Since 23rd June 2016 when the British voted by referendum and a weak majority (51.9%) to leave the European Union debate has been raging on the other side of the Channel about the links it wants to retain with the continent.
After years of hostility, rear-guard action, denial and contemptuous narrative, they were forced to participate in the successes of a Europe that is in the process of integrating. But their leaders have been careful not to say this to their fellow citizens.
Today they are affecting the discovery of Europe's virtues, and nowhere else in Europe can we find as many superlatives about the Single Market, defence cooperation, the European arrest warrant, the structural funds and many other community mechanisms that provide security, growth and employment.
The British already enjoy a special status, which takes on board their specific insular and historic features. They would like to retain this.
In fact, they are trying to explain to their citizens that of course, they are going to leave the Union, but that it would be in their interest to decide "sovereignly" to remain attached to it and "as much as possible" (David Davis, Brexit Minister) .
The responsibility of the British elites is total. By keeping the population in the dark about the reality of their membership of the Union, in a nostalgia that is contrary to the UK's traditional pragmatism and by following the bitter sirens of the most vulgar kind of populism, they have led their country into a difficult position and the anticipated effects of their historic error are already beginning to makes themselves felt in the household basket as well as in the Stateís finances.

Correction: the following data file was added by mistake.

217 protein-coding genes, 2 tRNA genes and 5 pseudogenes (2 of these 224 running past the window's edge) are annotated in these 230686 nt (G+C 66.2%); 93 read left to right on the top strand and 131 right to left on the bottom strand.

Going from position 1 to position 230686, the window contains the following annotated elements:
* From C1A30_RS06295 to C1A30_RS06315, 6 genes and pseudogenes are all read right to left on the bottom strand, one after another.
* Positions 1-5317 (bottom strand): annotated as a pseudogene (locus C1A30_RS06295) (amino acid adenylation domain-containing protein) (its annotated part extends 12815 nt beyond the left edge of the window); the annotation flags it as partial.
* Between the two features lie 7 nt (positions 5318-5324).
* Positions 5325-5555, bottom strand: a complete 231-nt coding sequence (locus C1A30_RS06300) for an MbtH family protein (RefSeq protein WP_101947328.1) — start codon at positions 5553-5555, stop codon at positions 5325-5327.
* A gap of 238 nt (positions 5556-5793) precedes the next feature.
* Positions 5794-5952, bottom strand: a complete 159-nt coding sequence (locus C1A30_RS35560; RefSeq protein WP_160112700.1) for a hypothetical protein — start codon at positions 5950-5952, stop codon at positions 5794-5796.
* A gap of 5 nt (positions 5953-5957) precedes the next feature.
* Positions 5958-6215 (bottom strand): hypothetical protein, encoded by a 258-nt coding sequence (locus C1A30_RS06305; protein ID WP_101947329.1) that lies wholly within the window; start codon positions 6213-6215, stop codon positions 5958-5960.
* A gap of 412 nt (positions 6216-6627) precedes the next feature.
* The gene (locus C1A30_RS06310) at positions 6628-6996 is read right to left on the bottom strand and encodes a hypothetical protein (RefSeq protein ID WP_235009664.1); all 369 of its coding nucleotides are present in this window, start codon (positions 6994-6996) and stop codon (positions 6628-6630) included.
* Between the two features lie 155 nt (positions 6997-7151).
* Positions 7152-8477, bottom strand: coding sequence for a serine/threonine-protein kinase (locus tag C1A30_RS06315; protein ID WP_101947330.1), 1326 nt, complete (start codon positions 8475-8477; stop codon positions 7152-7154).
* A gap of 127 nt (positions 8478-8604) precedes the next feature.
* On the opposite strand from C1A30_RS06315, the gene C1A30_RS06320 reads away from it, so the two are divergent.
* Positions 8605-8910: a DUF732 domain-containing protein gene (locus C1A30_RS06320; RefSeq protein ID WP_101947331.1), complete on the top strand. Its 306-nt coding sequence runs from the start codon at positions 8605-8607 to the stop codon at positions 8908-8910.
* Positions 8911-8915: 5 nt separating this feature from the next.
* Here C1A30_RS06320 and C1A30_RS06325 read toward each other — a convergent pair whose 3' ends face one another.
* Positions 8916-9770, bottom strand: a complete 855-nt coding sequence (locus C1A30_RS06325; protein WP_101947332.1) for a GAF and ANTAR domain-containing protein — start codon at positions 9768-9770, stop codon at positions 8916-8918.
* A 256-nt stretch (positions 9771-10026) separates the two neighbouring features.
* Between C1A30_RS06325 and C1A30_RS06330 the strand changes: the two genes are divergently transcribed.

However, the 27 have not slipped into a spirit of revenge nor have they been tempted by punishment. Being more responsible, they are trying to help this struggling European partner to clarify what it wants.
The European Single Market has rules that were decided together, its supervision has been given to a supra-national body, the European Commission, and its sanction to an independent judicial organisation, the Court of Justice. Joining it is a sovereign act in which none of the three pillars can be relinquished without weakening the single unit which functions, structures and supports our economies, strengthens the links between peoples and organises solidarity between members.
Hence, there will be no other alternative but to stay or leave, to relinquish the benefits of belonging to the Union or retain them, by remaining outside but applying all of its rules.
Unfortunately any solution will therefore be negotiated to the detriment of the British, but never at the cost of weakening a successful entity. And we should wager that they will act wisely and that they will see the errors that have been made.
This is a lesson for us all: let us be proud of this area of peace, freedom and prosperity that we have built together, aware of course that it is incomplete, but honest about its successes and committed to its improvement, defence and promotion.
The Europeans, the champions of doubt and never far from repentance, can succeed in things together that have been said to be impossible! Pacifying and rebuilding a democratic continent, where it is good to live and whose future is bright, is one of those things. Our first duty is to be proud of it, and for once, not to doubt it.